How Not to Manage Parking (Salem Edition)

Evan Manvel

Downtown Salem has been facing a newfound lack of car parking.

Is it because Salem is getting many more visitors to the businesses? Nope. Is it because the population of Salem is booming? Nope. It is because Salem simply stopped, by and large, putting limits on parking.

The result: downtown businesses are suffering, as Michael Rose of The Statesman-Journal reported in “Free, unlimited parking clogs downtown district” a couple weeks ago:

Lack of on-street parking in the Downtown Parking District, once a sporadic problem, is a near constant irritant. Business owners rue the day in October when Salem City Council voted [remove limits on parking].... “We just aren’t getting the turnover that is critical to every single business down here,” said Lyn McPherson, co-owner of Whitlock’s Vacuum & Sewing Center.

In essence, the Council cut the price of a good (parking), driving up consumption -– while the supply has remained roughly the same. The result has been predictable –- drivers stuck circling the block, with some choosing to not shop downtown because it’s too hard to find a spot. It's bad for the environment, and it's bad for business.

Moreover, the parking subsidies for drivers are diverting millions of dollars in urban renewal money that could be used for other public priorities:

City officials confirmed that over the past six years, about $6 million in urban renewal funds have been used to pay for capital improvements in the city-owned parking garages, such as replacing worn-out elevators.

Parking isn’t rocket science. It’s actually a fascinating subject, deep in economics, human psychology, urban form, fairness and planning... among other issues. Professor Donald Shoup has studied the issue for decades, and written an 800 page treatise, "The High Cost of Free Parking."

There are significant costs when it comes to providing large amounts of space required to store people’s cars on public streets. In downtown business districts, especially, the best use of that space is not for long-term storage of an empty 4,000 pound piece of metal and plastic.

I wrote about smart parking management, and what San Francisco and Seattle were doing, on BlueOregon three years ago. A more recent article is Rex Burkholder’s forward-looking article on GoLocalPDX about parking in Portland.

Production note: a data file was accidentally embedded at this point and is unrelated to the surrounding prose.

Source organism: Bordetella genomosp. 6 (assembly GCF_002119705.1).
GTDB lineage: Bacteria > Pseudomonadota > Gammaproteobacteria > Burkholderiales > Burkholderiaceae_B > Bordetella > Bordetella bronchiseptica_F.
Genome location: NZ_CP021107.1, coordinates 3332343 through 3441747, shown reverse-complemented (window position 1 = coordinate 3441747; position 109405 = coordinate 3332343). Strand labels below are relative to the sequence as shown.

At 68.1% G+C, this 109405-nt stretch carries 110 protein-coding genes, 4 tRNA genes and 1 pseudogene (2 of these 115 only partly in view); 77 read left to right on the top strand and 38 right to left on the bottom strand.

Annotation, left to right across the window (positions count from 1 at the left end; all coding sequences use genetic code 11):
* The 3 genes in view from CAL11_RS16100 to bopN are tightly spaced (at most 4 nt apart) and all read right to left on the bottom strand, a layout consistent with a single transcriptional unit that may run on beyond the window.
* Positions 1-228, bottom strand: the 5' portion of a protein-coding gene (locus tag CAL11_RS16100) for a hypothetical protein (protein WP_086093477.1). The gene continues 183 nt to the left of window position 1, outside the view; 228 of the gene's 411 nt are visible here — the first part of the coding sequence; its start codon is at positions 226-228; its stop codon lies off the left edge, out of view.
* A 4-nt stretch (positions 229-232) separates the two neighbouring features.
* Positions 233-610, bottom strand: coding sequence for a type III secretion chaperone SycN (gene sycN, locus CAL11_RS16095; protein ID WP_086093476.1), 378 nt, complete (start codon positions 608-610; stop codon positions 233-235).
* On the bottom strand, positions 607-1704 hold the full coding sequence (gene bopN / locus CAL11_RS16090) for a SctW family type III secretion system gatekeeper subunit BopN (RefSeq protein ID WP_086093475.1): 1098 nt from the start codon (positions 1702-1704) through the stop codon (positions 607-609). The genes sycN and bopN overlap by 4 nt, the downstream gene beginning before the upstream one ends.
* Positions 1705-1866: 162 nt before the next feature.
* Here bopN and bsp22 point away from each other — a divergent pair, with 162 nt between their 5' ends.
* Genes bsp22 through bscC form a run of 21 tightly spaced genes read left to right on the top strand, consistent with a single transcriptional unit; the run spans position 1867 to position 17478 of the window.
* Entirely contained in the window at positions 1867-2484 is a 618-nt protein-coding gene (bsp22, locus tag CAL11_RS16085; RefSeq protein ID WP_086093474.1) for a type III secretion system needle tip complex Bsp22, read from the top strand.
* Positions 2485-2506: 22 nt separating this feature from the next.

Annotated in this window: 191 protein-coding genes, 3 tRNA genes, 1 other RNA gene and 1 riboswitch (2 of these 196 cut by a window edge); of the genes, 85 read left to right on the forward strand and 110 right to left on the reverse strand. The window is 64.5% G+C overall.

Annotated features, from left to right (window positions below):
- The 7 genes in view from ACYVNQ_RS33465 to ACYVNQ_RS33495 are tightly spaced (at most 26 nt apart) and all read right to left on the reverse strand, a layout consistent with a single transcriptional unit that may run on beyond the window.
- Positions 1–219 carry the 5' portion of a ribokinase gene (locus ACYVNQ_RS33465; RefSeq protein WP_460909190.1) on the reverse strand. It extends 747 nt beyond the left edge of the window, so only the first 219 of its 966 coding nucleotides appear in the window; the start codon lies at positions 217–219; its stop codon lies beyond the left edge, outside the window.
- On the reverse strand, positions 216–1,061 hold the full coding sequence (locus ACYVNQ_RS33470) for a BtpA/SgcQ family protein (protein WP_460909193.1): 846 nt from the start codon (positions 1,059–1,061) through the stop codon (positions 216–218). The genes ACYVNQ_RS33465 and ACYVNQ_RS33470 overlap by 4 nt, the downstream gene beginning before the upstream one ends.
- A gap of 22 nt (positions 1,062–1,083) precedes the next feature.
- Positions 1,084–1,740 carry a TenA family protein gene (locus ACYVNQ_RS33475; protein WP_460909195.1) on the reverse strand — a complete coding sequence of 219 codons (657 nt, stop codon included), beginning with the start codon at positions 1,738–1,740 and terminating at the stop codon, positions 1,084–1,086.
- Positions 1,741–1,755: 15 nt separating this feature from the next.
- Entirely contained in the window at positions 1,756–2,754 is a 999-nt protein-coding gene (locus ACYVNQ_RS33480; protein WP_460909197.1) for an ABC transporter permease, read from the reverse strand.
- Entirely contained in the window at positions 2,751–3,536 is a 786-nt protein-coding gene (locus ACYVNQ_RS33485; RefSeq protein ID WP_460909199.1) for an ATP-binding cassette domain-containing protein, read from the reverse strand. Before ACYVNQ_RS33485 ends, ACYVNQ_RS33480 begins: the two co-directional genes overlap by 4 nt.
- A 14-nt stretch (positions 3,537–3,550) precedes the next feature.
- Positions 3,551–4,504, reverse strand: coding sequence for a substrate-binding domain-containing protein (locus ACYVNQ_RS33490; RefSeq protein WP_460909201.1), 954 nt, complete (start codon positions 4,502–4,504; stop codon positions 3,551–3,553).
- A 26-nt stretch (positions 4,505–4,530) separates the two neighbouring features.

But Salem doesn’t have to be a Portland or a San Francisco. It simply needs to follow the success of scores of other American cities its size and price parking.

Pricing parking right means spaces will be available for customers, which is what some businesses need to thrive. Pricing parking wrong (or having a zero cost) can mean no spaces, and fewer customers. That's why Salem’s Parking Task Force recommended paid on-street parking last year. The ability to find a parking spot has value, and most drivers are willing, however begrudgingly, to pay a bit for that value - rather than suffer through an exhausting search for a parking space.

Many citizens signed the petition that pressured the Salem City Council into gutting the minor parking controls they had. One wrote a 20-20 hindsight letter to the editor in February:

I was opposed to adding parking meters to the downtown area and signed a petition to prevent it. I, as many, were unaware that the city would eliminate the two-hour restriction that has caused a parking nightmare to occur.

The City Council recently decided to institute three-hour limits on parking. But hopefully, some citizens will realize it’s time for plan C – a plan includes pricing – and take the leadership needed to get the City Council to adopt that plan. Done right, and the results will be more turnover, more customers, less pollution, and more resources available for city improvement projects.

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